Share this post


Link to post
Share on other sites

Y'know, I've yet to hear that mix.

But yea...what's been said is all true about higher file sizes, higher bitrates, and that whole shebang. I don't really think it necessary myself and it's more of a hassle, isn't it? Don't FLAC files use something other than your typical MP3 program? (I wouldn't know, at highest "quality" I've used mp3 and wav.)

Share this post


Link to post
Share on other sites

Hey, I know it's been a couple months, (I was out of the country for a while and kind of forgot all about this topic). But I was reading an article about YouTube the other day and it brought up some fresh thoughts that seemed bump-worthy. (YouTube is experimenting with higher quality videos.) Besides, it's my topic and I'll bump if I want to. You would bump too if it happened to you! (Ahhh, is anyone old enough to get that? :-))

Anyway, I guess it just made me think about the argument that it would cause logistical problems. It's not like YouTubers who submitted clips in a low quality form are really upset over the upgrade - it's just a technology upgrade that was to be expected. The thing is, while MP3 is pretty much ubiquitous, more and more people want better quality or smaller size, even if they don't understand exactly how it works yet. (Honestly, do you think all the people who buy an HDTV realize that they're not taking advantage of it when they watch (unbeknownst to them) standard definition material like DVDs and regular satellite TV?)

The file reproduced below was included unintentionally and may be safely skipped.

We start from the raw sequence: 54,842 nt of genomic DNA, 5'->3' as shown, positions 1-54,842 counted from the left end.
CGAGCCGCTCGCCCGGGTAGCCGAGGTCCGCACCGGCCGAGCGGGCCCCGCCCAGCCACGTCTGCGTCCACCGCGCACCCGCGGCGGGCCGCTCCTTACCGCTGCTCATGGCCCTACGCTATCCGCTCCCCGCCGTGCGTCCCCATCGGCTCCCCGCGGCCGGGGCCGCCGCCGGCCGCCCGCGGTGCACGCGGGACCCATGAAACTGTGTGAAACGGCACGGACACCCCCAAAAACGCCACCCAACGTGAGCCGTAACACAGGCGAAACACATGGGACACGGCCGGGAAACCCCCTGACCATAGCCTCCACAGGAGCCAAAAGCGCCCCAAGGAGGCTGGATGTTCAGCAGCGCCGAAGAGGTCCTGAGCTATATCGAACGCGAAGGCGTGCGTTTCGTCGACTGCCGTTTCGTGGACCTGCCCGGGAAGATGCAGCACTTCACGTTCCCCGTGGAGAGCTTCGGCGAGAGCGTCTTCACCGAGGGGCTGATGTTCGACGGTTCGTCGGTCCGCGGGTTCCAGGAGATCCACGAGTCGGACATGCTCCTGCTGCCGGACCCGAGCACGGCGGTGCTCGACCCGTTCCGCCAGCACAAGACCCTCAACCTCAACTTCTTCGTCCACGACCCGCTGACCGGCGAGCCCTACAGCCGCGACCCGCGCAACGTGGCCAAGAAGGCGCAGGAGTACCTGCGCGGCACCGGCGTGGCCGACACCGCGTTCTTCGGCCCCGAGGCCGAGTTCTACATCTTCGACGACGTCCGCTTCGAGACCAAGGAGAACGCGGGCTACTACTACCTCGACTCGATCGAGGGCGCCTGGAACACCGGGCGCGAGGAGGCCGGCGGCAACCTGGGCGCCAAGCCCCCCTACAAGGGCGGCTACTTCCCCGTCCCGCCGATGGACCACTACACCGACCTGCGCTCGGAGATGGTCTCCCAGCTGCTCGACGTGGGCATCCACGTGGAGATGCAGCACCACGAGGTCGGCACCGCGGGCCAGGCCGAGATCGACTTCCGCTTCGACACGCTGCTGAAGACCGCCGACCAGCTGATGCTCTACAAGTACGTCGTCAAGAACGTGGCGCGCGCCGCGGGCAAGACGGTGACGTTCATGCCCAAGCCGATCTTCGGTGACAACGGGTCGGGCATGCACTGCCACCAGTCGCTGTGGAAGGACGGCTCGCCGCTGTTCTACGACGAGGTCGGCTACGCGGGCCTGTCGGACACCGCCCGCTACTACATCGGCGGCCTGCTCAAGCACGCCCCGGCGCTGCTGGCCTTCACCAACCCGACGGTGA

So, as far as it only being appreciated by a niche of people, I kind of have to disagree. I would agree that only a small (but growing) niche of people understand what lossless files are and know to take full advantage of them at this point, but there are many people who just "want better quality" or "want smaller files".

I'm about to quote you a number of times, zircon. I consider all of your points to be valid and am not trying to argue with you at all - I'm just presenting my thoughts on the issues you remarked about.

I don't think this is a good hypothetical. It is inexpensive to purchase a player that can store all of OCR's library. Most people have pretty nice MP3 players these days. If you don't have one, you have your computer and/or CD/MP3 players. It's not the end of the world to have to switch CDs or files around every so often, not that many people even do that these days.